by Phyllis Hicks
In the Buddha’s time there was a killer named Angulimala. He was known to collect the finger joints of his victims and with each new addition, he added a joint to a necklace he wore about his neck. People were afraid of Angulimala and warned the Buddha that he was being pursued. The story goes that Angulimala found the Buddha on the path but could not catch up to him. He called out to the Buddha to stop, and the Buddha said,” I have stopped, now you stop.” Angulimala went on to become a fully enlightened person. How did this happen? This is the question for all of us today. How do we engage ourselves and each other in ways that lead to stopping harm, to liberation from greed, hatred, and delusion for all?
My heart has been breaking and keeps breaking whenever my mind turns towards the Ukrainian and Russian people, and towards all people who are suffering from violence and find themselves displaced because of war and strife. Opening to the scope of suffering all over the world, in places like Yemen, Afghanistan, Syria, Myanmar, Brazil, Ethiopia, Colombia, Palestine, and Haiti, to name a few, is not easy. We pause and keep breathing. This is the first step: allowing the heart to soften and break open. We feel whatever we feel whether numbness, fear, anxiety, despair, courage, bravery, or resolve. We embrace our suffering and the suffering of others in order to fully comprehend it. We stand in solidarity. We become radically present.
Comprehending suffering, we may notice the tension and confusion, the not knowing, the vibrating of the heart and we turn towards the goodness already within us that naturally cares and feels deep compassion. Right there, we can nourish the body-mind with care and mindfulness. We can stand with ourselves and with all beings. Listening deeply, we attune to impermanence and cessation, allowing wisdom and compassion to carry us across the flood. We rest in this emptiness and allow the next best steps to arise.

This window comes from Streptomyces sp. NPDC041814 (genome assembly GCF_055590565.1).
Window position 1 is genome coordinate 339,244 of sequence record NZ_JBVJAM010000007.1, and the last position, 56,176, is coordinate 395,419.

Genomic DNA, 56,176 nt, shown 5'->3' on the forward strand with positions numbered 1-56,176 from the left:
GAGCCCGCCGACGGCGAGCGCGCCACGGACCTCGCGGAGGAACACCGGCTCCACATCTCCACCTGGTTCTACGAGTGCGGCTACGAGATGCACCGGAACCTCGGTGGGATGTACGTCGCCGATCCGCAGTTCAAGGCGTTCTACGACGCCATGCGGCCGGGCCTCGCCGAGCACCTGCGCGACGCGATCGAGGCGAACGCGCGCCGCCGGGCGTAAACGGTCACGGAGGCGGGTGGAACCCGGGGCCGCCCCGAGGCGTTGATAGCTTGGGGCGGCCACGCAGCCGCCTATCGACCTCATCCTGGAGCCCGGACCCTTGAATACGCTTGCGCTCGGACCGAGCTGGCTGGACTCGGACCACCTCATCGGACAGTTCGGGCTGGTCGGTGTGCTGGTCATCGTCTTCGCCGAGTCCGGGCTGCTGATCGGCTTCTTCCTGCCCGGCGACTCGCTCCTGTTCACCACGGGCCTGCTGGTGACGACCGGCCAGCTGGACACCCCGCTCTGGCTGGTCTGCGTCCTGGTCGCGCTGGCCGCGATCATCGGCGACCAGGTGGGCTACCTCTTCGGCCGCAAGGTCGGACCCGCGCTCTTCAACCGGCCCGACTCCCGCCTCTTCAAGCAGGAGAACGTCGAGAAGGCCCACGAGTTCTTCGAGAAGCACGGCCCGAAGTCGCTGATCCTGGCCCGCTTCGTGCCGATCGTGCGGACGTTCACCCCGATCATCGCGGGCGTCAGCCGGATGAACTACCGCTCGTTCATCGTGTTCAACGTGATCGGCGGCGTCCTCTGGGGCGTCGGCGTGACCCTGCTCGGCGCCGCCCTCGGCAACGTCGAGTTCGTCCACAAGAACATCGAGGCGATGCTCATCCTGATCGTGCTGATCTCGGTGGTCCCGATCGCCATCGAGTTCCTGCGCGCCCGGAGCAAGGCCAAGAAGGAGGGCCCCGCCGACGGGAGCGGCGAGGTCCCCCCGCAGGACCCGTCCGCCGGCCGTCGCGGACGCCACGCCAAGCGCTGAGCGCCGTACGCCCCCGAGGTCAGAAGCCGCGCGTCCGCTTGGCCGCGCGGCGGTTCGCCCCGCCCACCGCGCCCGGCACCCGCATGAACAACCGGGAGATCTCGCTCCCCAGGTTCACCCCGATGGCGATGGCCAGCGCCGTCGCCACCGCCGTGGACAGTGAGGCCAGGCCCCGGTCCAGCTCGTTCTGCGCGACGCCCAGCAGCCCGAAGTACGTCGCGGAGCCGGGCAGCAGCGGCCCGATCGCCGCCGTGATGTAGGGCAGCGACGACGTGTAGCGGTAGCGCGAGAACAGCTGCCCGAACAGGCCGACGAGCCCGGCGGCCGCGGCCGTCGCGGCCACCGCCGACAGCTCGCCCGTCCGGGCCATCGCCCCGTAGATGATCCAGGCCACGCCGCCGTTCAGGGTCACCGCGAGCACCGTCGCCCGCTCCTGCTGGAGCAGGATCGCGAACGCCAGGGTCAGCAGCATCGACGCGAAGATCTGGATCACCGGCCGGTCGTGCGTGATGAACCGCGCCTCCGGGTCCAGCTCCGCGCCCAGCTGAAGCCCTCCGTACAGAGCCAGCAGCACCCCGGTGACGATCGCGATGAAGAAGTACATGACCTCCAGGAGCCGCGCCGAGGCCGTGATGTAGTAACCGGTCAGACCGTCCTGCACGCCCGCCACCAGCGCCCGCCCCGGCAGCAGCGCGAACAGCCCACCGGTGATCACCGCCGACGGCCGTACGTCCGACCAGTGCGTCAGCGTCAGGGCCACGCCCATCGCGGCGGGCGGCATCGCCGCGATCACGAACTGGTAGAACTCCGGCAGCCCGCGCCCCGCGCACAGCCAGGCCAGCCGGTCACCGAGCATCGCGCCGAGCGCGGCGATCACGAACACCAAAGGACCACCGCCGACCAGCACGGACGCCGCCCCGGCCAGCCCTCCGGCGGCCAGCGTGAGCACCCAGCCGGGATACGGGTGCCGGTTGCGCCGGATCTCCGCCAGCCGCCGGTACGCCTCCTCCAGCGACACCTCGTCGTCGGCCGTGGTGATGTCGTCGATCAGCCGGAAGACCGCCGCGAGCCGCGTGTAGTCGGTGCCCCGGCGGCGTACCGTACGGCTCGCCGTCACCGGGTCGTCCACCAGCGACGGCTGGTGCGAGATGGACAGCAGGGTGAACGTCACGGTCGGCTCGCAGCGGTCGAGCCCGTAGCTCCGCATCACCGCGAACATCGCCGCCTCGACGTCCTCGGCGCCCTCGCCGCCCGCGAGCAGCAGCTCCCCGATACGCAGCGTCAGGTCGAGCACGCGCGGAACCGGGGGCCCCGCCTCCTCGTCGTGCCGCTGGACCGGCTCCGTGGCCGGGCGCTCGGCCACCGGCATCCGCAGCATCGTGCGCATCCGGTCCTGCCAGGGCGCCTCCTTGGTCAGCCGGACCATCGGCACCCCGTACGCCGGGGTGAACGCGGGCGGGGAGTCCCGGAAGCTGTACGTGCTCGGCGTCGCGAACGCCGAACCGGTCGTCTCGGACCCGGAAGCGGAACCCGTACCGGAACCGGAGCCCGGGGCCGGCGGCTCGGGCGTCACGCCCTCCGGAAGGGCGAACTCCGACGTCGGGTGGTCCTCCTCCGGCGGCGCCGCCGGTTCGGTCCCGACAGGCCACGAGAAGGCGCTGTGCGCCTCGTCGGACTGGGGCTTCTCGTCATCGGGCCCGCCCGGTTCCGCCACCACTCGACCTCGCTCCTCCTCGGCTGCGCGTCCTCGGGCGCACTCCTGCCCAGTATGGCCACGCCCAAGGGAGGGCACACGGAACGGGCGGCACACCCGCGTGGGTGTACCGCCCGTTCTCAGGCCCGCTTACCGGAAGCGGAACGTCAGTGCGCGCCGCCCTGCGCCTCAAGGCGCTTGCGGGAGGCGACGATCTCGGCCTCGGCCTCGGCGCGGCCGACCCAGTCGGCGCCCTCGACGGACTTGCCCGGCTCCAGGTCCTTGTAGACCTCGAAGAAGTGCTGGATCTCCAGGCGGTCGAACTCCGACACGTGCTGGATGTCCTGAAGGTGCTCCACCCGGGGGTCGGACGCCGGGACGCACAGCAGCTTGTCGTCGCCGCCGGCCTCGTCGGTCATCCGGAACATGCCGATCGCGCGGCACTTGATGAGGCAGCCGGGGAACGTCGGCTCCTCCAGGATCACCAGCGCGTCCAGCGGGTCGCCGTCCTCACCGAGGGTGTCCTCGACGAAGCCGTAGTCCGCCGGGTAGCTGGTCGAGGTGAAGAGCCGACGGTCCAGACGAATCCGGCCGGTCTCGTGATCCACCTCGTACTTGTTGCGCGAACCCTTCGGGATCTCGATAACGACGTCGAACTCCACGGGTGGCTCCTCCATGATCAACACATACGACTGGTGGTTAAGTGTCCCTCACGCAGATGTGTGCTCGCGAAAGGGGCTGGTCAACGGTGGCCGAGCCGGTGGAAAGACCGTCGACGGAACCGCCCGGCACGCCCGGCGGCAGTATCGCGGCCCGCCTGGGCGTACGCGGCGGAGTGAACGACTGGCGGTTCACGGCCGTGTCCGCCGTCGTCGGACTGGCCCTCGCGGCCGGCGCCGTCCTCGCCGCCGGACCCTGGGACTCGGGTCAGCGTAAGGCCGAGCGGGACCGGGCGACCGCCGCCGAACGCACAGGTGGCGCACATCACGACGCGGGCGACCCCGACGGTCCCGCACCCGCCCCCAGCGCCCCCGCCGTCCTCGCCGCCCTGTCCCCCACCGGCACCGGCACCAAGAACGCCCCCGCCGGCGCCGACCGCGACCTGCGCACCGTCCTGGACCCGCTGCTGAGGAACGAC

Untangling the tangle, we see the interdependent web of life and the chain of karma. We are not separate from those who do harm. We engage by way of ethical actions, resolve, concentration, and wisdom. Our whole life is a practice of liberation, of discerning what benefits all beings without exception.
We humbly accept that ignorance is part of the human condition and work patiently and bravely to meet it in ourselves and others with loving kindness, compassion, nonviolence and wise action. Offering our subjective truth, we confront inner and outer narratives that instill fear, perpetuate inaction, and sustain ongoing systemic harm.
What does this mean for victims of war and violence? We cherish their lives and all of life on earth. With purpose, we engage the shared human condition, the horrors of war and climate change, relationship by relationship. By keeping relational doors open and dialogue alive, we embody a path of peace. By remembering the good in the Ukrainian and Russian people, in the human heart, we actively invite mutual discovery of the way out of this suffering. Each of us stop, keep calmly knowing change, care, listen, and speak our subjective truth. We move from helplessness to helpfulness.
This is the path of liberation. There is no separation. When one is harmed, all are harmed. Cultivating understandings that are big enough to embrace the entire world in all its diversity, we discover we are the ones we have been waiting for, we are it. We contribute to global networks of reflection, ethical action, and responsibility. The Dharma wheel turns.
In the Insight Dialogue Community, we know a path of practice that rests upon the three bases of meditation, wisdom, and relationship. We know from experience the amplifying effect of bringing these three interwoven practice elements to the forefront of the moment of contemplation. The vibrating mind and heart sees for itself what is beneficial now and going forward. Engaged practice protects from spiritual bypassing by calling us back to the reality of life just as it is. In the good company of spiritual friends, we dismantle the illusions and habits that immobilize us. Together in sanghas we befriend, we listen, we feel, we bear witness, we live the teachings. In the company of friends, we humbly rest in not knowing and keep turning towards the light and the darkness, leaving nothing out.
Beings are countless; I vow to free them all.
Delusions are inexhaustible; I vow to put an end to them.
Dharma gates are infinite; I vow to enter them.
The awakened way is unsurpassed; I vow to embody it.
—The Bodhisattva Vow from the Zen Tradition
Phyllis serves as chairperson of the Teachers Council of the Insight Dialogue Community. A devoted community member and Dhamma student, she offers Insight Dialogue retreats internationally, mentors teachers, and is coauthor and guide for the Interpersonal Mindfulness Program.